Online marketplace eBay says it will urge users to change their passwords following a "cyberattack" impacting a database with encrypted passwords and non-financial data.
The database includes information such as customers' names, encrypted passwords, email and physical addresses, phone numbers and dates of birth. As of the end of their first quarter, the company has 145 million active buyers.
"It's substantial," says Simon Eappariello, senior vice president of engineering at iBoss Network Security. "If they're going to contact all of their users to change their passwords, that's a major breach in anyone's book. That's a lot of data."
"This is the new normal," said Avivah Litan, a security analyst with Gartner, a technology research company based in Stamford, Conn.
"It's part of a trend where criminals are going after credentials," she said. "We've seen a big rise in the use of stolen passwords at banks. The criminals are cycling through all these passwords they've stolen, trying to use them," she said.
At some point, "it could become pretty ominous. All this data's getting stolen—we have to assume it's eventually going to be used," said Litan. "The criminals are building big data stores with as much financial information as they can get. Who knows what they're doing with all of it?
In a statement released Wednesday, eBay says it has not found evidence of unauthorized activity or access to financial information, based on "extensive" tests. The company says financial data was not affected, pointing out credit card information is encrypted and stored separately from this database.
"We know our customers trust us with their information, and we take seriously our commitment to maintaining a safe, secure and trusted global marketplace," a company statement said.
EBay is encouraging people who used the same password on other sites to change those credentials as well.
The company says it has seen no proof of unauthorized access to PayPal, its online payment service. "PayPal data is stored separately on a secure network, and all PayPal financial information is encrypted," says the company.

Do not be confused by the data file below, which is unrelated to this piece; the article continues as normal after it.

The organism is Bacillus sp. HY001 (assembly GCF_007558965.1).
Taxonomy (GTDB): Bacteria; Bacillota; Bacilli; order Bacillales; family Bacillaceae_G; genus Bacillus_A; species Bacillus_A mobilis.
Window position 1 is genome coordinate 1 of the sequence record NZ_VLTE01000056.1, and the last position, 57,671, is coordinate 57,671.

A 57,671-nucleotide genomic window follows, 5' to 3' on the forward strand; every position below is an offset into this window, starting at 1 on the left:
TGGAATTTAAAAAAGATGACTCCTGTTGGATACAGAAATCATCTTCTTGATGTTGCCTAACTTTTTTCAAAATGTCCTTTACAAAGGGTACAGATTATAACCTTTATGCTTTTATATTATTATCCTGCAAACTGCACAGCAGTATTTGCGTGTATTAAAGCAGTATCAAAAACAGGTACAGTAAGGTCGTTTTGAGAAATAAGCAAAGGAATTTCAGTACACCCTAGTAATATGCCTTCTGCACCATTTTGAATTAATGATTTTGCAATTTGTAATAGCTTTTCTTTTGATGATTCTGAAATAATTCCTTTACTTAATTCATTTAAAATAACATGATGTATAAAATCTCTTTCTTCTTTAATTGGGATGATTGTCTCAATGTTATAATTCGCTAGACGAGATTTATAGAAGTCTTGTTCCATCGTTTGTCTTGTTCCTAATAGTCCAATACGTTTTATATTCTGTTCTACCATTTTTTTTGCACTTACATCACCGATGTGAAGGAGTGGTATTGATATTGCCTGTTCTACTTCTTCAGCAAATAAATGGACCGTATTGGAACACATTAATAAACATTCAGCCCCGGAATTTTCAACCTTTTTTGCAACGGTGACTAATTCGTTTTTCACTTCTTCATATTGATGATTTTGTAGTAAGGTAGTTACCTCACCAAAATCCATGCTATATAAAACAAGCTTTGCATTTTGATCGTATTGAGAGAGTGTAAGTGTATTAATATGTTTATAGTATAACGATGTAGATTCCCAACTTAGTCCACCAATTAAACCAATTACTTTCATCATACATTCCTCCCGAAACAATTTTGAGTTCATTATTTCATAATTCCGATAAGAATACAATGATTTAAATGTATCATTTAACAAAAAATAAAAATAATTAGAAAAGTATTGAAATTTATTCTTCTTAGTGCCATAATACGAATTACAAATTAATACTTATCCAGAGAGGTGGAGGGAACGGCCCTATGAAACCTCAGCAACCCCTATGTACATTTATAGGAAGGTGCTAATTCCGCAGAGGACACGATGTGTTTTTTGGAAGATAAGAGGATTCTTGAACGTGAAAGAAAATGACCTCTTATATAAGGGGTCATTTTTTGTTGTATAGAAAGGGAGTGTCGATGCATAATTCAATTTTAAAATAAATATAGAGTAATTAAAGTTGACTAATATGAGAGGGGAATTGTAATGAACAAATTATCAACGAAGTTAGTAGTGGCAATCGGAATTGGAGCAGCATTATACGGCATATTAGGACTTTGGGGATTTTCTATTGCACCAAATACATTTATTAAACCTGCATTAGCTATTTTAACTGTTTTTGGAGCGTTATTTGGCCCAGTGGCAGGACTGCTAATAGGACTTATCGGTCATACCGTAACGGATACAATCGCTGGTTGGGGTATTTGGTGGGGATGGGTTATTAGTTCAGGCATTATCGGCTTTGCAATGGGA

The criminal groups behind these massive data breaches are typically out of Eastern Europe, Litan said. "They're very well organized. They've got black markets set up to sell this stolen merchandise. They distribute it around the world. And the data is sold a lot faster than it used to be."
While eBay has downplayed the breach because it didn't include financial information, the loss of an unknown number of passwords has the potential to compromise all websites, not just eBay, security experts say. That's because many consumers use the same password on multiple sites.
"The attackers will quickly take over accounts across the web wherever a user reused their username and password on another site," said Michael Coates, director of product security at Shape Security in Mountain View, Calif.
EBay also was using a more easily-cracked method for protecting the passwords it kept on file. There are two commonly used ways to secure passwords, encryption and hashing. EBay was using encryption, which is the more easily broken, said Coates.
"Encryption allows eBay, or anyone who access the decryption key, to decrypt and see your actual password. Password hashing allows eBay to check if the password you enter is correct or not, but doesn't allow eBay (or hackers) to get the plaintext of your actual password," he said.
The compromise, which happened between late February and early March, resulted from a cyberattack targeting a small group of employee log-in credentials. Emails will go out to users today to request changes to their passwords. The company says they will also employ additional security measures.
Forrester analyst Tyler Shields says it's concerning that it took eBay until earlier this month to uncover the breach. "From late February and March to just about two weeks ago is a LOT of time for an attacker to be roaming around your network and systems."
Trey Ford, security strategist with Rapid7, says attackers could use information taken from the database to pose as legitimate company representatives.
"Users should be wary of anyone contacting them claiming to be eBay or any other company for that matter," says Ford. "Expect an uptick in phishing, do not click links in email, or discuss anything over the phone."
The eBay breach is the latest in a series of attacks targeting customer data. Earlier this month, Target CEO Gregg Steinhafel stepped down months after hackers swiped financial information on 40 million customers. In April, AOL confirmed its email service had been hacked, with users complaining their accounts were sending spam to contacts.
Eric Chiu, president and co-founder of security firm HyTrust, says this cyberattack is more proof high-profile breaches like eBay and Target are occurring more frequently. "This is another wakeup call that organizations need to take an 'inside-out' approach to security and assume the bad guy is already on their network."